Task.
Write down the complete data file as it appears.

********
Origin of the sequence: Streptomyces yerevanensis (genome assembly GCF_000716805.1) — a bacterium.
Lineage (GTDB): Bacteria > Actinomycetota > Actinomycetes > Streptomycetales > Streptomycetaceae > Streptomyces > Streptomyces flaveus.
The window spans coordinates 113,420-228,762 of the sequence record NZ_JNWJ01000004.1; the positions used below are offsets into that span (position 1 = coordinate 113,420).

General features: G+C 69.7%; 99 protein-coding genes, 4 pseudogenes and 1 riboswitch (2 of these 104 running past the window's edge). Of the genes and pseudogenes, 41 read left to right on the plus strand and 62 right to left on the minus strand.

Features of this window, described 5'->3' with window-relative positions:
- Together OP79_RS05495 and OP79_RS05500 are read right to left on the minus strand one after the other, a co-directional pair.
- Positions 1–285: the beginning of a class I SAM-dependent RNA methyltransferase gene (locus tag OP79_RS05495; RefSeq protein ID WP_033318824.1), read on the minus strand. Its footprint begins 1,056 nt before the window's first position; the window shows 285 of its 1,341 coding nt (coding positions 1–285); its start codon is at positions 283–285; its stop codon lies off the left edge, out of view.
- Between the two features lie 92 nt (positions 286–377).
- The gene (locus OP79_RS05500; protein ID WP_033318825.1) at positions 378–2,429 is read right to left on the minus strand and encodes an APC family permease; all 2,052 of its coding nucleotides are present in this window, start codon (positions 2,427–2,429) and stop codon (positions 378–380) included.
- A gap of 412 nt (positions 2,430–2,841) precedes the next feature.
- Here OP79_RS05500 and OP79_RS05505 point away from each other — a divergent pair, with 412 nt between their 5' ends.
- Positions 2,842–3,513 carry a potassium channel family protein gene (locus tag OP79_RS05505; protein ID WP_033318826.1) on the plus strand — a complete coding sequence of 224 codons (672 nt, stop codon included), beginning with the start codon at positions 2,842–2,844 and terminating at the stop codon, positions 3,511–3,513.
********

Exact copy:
Origin of the sequence: Streptomyces yerevanensis (genome assembly GCF_000716805.1) — a bacterium.
Lineage (GTDB): Bacteria > Actinomycetota > Actinomycetes > Streptomycetales > Streptomycetaceae > Streptomyces > Streptomyces flaveus.
The window spans coordinates 113,420-228,762 of the sequence record NZ_JNWJ01000004.1; the positions used below are offsets into that span (position 1 = coordinate 113,420).

General features: G+C 69.7%; 99 protein-coding genes, 4 pseudogenes and 1 riboswitch (2 of these 104 running past the window's edge). Of the genes and pseudogenes, 41 read left to right on the plus strand and 62 right to left on the minus strand.

Features of this window, described 5'->3' with window-relative positions:
- Together OP79_RS05495 and OP79_RS05500 are read right to left on the minus strand one after the other, a co-directional pair.
- Positions 1–285: the beginning of a class I SAM-dependent RNA methyltransferase gene (locus tag OP79_RS05495; RefSeq protein ID WP_033318824.1), read on the minus strand. Its footprint begins 1,056 nt before the window's first position; the window shows 285 of its 1,341 coding nt (coding positions 1–285); its start codon is at positions 283–285; its stop codon lies off the left edge, out of view.
- Between the two features lie 92 nt (positions 286–377).
- The gene (locus OP79_RS05500; protein ID WP_033318825.1) at positions 378–2,429 is read right to left on the minus strand and encodes an APC family permease; all 2,052 of its coding nucleotides are present in this window, start codon (positions 2,427–2,429) and stop codon (positions 378–380) included.
- A gap of 412 nt (positions 2,430–2,841) precedes the next feature.
- Here OP79_RS05500 and OP79_RS05505 point away from each other — a divergent pair, with 412 nt between their 5' ends.
- Positions 2,842–3,513 carry a potassium channel family protein gene (locus tag OP79_RS05505; protein ID WP_033318826.1) on the plus strand — a complete coding sequence of 224 codons (672 nt, stop codon included), beginning with the start codon at positions 2,842–2,844 and terminating at the stop codon, positions 3,511–3,513.